The Cambridge Companion to Anselm
Brian Davies, Brian Leftow
Cambridge University Press, 2 déc. 2004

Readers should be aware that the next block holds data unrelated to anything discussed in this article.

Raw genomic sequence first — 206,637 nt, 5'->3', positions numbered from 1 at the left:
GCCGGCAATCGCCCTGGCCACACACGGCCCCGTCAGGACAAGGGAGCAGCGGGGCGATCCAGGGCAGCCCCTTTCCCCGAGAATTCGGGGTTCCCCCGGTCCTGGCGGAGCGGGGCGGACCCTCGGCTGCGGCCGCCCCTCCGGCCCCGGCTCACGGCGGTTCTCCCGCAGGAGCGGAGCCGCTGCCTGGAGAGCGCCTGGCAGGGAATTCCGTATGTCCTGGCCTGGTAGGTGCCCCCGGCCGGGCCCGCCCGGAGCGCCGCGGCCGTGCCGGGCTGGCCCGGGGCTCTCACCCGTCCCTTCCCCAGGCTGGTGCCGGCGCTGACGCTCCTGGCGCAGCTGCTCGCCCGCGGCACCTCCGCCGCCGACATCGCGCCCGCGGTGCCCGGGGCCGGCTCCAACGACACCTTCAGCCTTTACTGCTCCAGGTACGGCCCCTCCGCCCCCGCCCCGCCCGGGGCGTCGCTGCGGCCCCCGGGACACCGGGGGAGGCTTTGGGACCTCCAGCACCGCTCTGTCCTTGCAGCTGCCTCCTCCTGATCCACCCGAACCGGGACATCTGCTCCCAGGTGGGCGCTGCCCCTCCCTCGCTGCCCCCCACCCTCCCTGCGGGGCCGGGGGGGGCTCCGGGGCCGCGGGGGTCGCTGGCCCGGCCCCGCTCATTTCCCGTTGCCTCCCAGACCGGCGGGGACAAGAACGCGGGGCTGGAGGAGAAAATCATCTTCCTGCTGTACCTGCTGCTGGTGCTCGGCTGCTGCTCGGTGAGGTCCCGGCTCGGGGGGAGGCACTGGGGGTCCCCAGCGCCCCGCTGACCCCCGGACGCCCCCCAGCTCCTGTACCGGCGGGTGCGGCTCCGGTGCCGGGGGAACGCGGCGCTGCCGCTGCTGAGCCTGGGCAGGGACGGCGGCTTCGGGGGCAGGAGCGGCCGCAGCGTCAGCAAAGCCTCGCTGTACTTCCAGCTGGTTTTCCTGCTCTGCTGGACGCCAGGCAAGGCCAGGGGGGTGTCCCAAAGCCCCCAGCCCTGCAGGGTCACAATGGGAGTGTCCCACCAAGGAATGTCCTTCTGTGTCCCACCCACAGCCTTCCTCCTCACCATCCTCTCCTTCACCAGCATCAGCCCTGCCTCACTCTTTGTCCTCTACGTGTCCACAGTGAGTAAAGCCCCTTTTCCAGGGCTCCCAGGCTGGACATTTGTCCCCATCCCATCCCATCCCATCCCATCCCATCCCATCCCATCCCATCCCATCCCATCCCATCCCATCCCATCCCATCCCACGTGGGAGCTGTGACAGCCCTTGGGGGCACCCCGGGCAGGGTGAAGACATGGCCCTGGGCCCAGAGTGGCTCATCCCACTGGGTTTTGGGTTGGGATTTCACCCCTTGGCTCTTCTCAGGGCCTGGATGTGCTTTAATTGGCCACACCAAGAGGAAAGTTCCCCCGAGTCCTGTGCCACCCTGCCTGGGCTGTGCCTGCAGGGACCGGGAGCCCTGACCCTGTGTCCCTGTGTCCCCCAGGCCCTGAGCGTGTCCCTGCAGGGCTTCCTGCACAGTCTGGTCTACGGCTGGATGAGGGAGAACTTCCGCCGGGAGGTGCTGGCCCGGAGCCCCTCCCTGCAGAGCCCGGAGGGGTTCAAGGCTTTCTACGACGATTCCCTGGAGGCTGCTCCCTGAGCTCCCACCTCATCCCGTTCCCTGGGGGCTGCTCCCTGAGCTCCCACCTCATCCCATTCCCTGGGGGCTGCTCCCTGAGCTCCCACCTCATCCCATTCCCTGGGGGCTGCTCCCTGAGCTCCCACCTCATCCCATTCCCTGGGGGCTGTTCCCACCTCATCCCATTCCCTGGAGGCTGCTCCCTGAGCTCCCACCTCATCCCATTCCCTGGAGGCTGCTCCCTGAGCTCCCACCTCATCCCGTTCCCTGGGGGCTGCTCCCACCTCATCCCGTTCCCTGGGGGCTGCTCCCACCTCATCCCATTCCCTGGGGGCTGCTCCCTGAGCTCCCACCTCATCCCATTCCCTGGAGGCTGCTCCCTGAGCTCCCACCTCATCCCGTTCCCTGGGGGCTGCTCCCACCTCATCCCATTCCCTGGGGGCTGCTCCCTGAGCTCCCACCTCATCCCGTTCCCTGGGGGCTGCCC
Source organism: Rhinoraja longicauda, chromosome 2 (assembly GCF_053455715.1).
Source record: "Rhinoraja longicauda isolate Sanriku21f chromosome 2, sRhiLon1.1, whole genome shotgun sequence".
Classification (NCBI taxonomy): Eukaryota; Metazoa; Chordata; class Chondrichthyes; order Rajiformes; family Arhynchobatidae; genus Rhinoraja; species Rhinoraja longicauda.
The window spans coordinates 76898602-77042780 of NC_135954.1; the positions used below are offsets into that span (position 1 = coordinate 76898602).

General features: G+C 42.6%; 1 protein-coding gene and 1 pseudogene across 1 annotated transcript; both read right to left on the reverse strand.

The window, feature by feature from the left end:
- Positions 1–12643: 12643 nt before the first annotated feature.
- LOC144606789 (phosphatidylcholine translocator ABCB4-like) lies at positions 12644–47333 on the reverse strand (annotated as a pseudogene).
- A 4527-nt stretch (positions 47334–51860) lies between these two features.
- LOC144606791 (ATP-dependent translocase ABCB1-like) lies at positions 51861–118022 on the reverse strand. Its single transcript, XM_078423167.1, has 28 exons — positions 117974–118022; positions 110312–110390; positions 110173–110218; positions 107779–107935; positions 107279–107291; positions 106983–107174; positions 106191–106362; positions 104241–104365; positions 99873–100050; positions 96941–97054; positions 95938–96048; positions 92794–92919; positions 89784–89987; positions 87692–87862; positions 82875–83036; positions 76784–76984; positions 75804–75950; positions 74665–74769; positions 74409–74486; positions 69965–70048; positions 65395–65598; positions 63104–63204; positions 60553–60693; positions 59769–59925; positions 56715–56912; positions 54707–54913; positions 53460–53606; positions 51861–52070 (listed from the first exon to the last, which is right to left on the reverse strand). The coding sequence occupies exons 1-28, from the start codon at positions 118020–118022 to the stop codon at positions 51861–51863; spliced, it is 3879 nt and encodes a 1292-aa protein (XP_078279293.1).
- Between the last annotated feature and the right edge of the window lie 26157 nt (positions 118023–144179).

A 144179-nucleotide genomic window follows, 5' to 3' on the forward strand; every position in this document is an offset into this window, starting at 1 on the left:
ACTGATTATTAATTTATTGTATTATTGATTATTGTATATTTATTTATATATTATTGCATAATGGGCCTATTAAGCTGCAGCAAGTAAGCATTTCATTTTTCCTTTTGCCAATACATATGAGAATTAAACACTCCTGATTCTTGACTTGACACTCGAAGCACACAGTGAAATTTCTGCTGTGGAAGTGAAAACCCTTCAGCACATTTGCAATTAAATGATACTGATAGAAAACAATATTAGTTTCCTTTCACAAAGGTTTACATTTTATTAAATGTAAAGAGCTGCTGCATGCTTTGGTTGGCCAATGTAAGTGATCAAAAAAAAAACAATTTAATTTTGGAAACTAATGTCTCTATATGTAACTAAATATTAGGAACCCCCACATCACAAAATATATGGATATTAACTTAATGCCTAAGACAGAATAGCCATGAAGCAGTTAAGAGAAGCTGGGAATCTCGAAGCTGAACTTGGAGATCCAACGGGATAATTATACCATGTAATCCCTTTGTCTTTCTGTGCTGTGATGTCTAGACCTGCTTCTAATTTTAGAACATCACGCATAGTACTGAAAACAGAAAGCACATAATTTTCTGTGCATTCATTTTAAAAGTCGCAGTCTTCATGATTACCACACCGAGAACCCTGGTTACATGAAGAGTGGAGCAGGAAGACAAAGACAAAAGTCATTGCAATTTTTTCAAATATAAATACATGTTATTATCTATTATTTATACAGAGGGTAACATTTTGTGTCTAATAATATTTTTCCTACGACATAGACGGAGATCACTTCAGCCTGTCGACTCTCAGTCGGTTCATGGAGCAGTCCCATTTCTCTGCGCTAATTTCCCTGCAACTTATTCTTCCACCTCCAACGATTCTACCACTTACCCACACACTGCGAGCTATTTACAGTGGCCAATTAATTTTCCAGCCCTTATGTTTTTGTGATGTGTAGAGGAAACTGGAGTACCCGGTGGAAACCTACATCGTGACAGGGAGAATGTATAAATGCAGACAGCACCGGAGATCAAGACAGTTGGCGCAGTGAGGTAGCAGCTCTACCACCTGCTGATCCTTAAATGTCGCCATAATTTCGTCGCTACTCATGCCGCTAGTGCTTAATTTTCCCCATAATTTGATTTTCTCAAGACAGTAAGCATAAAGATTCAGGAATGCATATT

Anselm of Canterbury (1033–1109), Benedictine monk and the second Norman archbishop of Canterbury, is regarded as one of the most important philosophers and theologians of the Middle Ages. The essays in this volume explore all of his major ideas both philosophical and theological, including his teachings on faith and reason, God's existence and nature, logic, freedom, truth, ethics, and key Christian doctrines. There is also discussion of his life, the sources of his thought, and his influence on other thinkers. New readers will find this the most convenient, accessible guide to Anselm currently available. Advanced students and specialists will find a conspectus of developments in the interpretation of Anselm.